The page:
In the next few years dementia will become the number one killer in Australia.
As sufferers lose memory and ability, it's hard to imagine there could be any silver lining.
But a ground-breaking new study has found that for some, dementia unleashes a wave of creativity and gives sufferers a whole new lease on life.
“Dementia is a terrible disorder,” says Associate Professor Olivier Piguet from Neuroscience Research Australia.
“There is a progressive loss of nerve cells and at the moment there is nothing to stop this process.
“If we look at the analogy of an orchestra, the frontal lobes being the conductor, your conductor is becoming less efficient. Part of the orchestra is starting to play different tunes.”
The impact of this deadly disease is something Beverley Dind knows quiet intimately after she was told her mother Nola “almost certainly had Alzheimer’s Disease” and she began receiving fulltime care at Greenwood Aged Care.
“Mum gets very confused, very often,” says Beverley.
“She can't understand where she is or why she's there.
“Mum has always been quite an outgoing lady. I never thought that anything like this would happen.
“Every day mum packs up, packs everything up. She just wants to be in her own home.
“It's not going to get any better, I realise that.”
Yet there has been an unexpected ray of hope for both Nola and Beverley, thanks to a new way to engage the minds of patients with creative exercises.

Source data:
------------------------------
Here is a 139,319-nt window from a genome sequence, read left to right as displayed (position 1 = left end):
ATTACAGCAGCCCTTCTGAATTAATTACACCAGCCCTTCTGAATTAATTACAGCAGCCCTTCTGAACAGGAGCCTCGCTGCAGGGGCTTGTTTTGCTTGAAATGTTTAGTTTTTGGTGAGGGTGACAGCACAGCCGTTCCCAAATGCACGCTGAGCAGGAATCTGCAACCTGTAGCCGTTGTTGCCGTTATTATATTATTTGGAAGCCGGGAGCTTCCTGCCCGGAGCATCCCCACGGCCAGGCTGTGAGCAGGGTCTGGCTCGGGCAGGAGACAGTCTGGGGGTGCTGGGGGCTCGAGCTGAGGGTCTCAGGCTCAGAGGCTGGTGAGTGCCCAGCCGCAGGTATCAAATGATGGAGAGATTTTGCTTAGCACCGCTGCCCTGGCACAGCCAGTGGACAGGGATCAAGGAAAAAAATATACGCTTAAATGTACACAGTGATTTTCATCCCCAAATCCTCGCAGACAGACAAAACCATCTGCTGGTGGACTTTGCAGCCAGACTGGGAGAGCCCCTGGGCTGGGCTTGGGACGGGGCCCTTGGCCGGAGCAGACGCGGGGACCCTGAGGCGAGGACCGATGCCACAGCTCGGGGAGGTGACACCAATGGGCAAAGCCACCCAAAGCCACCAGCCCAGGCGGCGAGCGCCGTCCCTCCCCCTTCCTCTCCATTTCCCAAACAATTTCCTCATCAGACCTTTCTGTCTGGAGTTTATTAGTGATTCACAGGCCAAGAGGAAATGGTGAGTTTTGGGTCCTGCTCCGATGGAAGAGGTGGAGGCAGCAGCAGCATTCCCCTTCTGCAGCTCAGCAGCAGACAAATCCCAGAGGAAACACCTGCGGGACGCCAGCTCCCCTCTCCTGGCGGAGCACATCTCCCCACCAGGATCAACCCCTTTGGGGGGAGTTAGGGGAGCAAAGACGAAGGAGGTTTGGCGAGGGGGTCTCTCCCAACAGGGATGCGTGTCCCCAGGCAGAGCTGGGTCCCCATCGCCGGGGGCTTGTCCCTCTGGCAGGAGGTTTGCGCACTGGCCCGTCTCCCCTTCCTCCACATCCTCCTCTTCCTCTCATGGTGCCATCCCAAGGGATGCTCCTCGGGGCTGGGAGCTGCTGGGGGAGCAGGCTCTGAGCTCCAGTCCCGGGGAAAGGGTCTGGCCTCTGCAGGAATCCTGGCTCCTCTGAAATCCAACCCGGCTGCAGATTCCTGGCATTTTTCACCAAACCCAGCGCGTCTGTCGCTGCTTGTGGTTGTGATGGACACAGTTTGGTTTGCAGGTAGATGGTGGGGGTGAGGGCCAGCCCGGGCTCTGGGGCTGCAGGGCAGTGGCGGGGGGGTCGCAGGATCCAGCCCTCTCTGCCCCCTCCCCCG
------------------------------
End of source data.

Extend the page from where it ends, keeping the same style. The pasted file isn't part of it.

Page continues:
Phil Donnison from the Arts Health Institute teaches painting to the residents of Greenwood, something that has unlocked a world of potential for those impacted by the disease.
“The Artists in the House program is a collection of forms of expressing yourself: dance, art, music, singing and humour,” he says.
“When Nola first came here she was unsettled and quite depressed and definitely didn't want to be here…
“So she started off and the results were quite profound.”
Beverley adds: “I have never known mum to pick up a paintbrush. She's never done anything like that before in her life.”
“I have never known mum to pick up a paintbrush. She's never done anything like that before in her life”
Professor Piguet says his study “found a number of patients start exhibiting new skills they previously didn’t have”.
“Again if you look at the analogy of the brain as an orchestra, you have this loss of control from the conductor.
“Then the regions of the brain that were supressed suddenly have a bit more space, you have this release of creativity and more flexibility to express themselves, if you want.”
For Nola, that has certainly been the case.
“Every time I do anything in the art field they reckon I’ve got a flair for it and I just ignore it,” she says.
“But now they’re saying don’t ignore it, do something with it. So I might take some lessons.”